Honestly Patrick, you've been around a while but haven't learned much if you think the education bureaucracy has remained static in SPS. It absolutely has ballooned with each temporary superintendent as he/she/they surround themselves with loyalists, who fail to provide a shred of benefit to students. I'll connect a few dots for you. The onus is on these bureaucrats to prove that THEY are worthy the excess of their jobs. Their jobs are always new and invented, so yes, these positions need justification. These are highly paid jobs (hence the enrichment qualification). Let's start with the whole "director" level above principal. These are highly paid jobs. Sarah Pritchett, for example, makes $195,738 + $46,000 in other benefits. There is a whole bunch of these directors. Back in the day, she was a mediocre principal. Then, she and 5 of her closest friends got a whole new job that never existed before: "director". According to the website, the size of this group is now nearly doubled since it was first dreamed up by Jose Banda, a short-lived superintendent who jumps from district to district, doubling his salary quickly. The "director" level may not seem like much, but it is 2 million down the drain, year in and year out, just for the "vague and anonymous" (your words) job of "director". Not only do we have that level, but there are several above that. Another whole new title was also created: "chief". The first to reach that rarified level was Wyeth Jessee, chief of student services. Why? Because "directors" needed promotion while they wait in the wings to hatch into superintendents. His salary before he left? $226,695 plus $47k in benefits. That's more than a quarter million dollars, until he finally got his superintentship in another hapless district. By all accounts, services declined with his promotion through SPS. Now we even have a "Chief of Staff" in addition to Assistant Superintendent of Human Resources. Make no mistake, there are zillions of assistant superintendents of xyz. At one time, there was a manager of student services, Colleen Stump, who managed advanced learning, English language learning, and special education. With 1 single temporary superintendent, that single woman, was replaced by 9 others. Special education itself, in a single day, got 3 directors, including a "director of school based services". Aren't all special education services "school based"? What's up with having 3? That's a 10 fold increase with a single superintendent, and that's without counting salary increases for all of them. Underneath each of these new "directors" is a whole management infrastructure as well. Consulting teachers (who don't consult or teach) and "program managers". Families are told there are no programs - but somehow there are still all the program managers there ever were. The cadre of bureaucrats is so large at this point, that the district is ashamed to even publish it. But in earlier years, you could clearly see the direction it was going when these were published. As with most things, less is more.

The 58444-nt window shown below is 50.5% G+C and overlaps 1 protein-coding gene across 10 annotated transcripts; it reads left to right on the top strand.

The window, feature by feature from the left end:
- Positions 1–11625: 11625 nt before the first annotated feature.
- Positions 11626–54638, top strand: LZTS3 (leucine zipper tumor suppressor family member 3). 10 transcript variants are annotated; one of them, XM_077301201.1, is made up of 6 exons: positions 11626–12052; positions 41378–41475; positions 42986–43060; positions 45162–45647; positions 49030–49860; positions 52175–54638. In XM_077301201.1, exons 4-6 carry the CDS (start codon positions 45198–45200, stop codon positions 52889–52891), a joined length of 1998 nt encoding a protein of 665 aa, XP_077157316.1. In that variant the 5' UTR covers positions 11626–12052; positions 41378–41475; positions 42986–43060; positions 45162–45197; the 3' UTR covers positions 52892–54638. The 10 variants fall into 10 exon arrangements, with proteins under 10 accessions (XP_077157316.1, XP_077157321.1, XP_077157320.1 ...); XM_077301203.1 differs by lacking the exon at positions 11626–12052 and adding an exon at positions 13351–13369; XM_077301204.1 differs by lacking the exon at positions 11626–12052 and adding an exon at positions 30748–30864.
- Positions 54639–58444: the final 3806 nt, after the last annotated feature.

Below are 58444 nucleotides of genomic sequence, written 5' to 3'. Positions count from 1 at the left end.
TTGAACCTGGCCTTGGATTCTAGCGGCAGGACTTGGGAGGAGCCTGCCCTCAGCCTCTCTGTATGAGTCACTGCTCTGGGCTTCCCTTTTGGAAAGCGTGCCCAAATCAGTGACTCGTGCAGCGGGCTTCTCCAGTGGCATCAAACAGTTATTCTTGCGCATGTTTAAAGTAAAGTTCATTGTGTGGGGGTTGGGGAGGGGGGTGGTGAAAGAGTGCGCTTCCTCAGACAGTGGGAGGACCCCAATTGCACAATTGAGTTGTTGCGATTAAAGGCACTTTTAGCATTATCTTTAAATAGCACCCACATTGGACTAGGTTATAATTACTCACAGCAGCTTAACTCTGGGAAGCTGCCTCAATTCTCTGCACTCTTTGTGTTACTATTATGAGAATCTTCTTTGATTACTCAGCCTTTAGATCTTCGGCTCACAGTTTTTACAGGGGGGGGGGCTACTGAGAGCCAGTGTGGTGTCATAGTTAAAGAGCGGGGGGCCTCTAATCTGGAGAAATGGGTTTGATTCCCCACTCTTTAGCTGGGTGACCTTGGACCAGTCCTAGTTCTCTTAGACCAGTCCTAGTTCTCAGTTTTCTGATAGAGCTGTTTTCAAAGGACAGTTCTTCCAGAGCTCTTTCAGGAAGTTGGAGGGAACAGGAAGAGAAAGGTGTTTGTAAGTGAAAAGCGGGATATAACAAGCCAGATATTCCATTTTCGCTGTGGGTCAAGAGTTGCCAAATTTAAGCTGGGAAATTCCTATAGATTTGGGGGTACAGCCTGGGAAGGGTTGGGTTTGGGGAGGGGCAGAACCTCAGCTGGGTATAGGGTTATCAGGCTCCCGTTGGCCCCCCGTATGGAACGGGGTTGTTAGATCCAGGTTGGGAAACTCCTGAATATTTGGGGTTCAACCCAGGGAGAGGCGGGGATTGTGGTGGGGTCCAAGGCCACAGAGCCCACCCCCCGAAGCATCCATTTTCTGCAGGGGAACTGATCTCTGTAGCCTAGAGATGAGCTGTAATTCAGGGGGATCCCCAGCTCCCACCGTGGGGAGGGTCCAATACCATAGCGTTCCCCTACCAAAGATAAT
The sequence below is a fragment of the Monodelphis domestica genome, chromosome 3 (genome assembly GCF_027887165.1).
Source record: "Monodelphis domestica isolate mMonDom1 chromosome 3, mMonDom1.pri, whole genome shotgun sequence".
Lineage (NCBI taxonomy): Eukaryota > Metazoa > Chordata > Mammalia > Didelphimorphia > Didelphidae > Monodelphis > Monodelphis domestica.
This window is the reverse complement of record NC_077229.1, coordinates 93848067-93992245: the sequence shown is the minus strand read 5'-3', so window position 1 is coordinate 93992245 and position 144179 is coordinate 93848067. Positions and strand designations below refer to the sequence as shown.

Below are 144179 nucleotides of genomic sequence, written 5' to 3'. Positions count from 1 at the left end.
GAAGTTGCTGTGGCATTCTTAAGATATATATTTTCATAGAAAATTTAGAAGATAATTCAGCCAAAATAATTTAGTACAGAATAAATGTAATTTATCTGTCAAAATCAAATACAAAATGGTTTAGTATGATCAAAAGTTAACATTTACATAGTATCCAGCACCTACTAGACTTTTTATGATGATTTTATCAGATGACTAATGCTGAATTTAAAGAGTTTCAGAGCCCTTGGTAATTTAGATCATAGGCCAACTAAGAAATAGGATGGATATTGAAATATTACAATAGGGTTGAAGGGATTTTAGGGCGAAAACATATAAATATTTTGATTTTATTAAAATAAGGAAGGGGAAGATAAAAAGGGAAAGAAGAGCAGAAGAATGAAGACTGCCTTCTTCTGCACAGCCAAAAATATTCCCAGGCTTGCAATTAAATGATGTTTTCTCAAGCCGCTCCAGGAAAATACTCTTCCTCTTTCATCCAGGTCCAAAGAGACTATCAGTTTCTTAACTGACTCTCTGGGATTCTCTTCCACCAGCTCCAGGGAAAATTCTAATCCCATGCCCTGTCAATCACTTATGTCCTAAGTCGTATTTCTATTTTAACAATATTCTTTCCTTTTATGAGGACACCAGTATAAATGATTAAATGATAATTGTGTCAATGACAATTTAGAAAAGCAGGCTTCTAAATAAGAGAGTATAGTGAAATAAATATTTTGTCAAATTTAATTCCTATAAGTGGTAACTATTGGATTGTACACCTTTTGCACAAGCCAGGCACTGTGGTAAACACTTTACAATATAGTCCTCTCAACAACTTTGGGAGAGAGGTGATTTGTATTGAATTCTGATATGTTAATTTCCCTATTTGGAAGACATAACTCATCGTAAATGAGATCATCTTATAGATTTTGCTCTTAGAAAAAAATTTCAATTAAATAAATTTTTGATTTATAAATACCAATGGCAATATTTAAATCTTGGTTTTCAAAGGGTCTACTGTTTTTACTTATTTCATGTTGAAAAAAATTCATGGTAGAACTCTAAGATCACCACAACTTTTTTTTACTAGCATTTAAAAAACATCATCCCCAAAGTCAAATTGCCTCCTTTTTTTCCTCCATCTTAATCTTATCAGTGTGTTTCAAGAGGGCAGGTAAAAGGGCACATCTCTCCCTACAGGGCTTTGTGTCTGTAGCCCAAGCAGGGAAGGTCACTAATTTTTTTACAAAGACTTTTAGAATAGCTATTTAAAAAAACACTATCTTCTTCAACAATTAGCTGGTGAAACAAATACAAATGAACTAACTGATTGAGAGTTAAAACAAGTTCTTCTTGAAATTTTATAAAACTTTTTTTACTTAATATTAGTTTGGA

Make no mistake. The Kimballs and Clevelands of the world are not closing their doors because of the challenges finding a new executive director of communications or chief of school and family partnerships. No. They are closing because they can't find IAs (mostly), teachers, or bus drivers. QED

Common Sense
Patrick said…
Okay, Common Sense, you used the phrase "enriching themselves" which I think to most people implies something illegal or improper, not just accepting a well-paid job. Though I agree the rate of growth of highly paid staff is alarming.

I'm also still waiting for evidence that school districts managed by cities, states, or whatever other entities that were not elected primarily to manage schools do a better job than school districts with elected boards.

Popular posts from this blog

Tuesday Open Thread

Seattle Public Schools and Their Principals

COVID Issues Heating up for Seattle Public Schools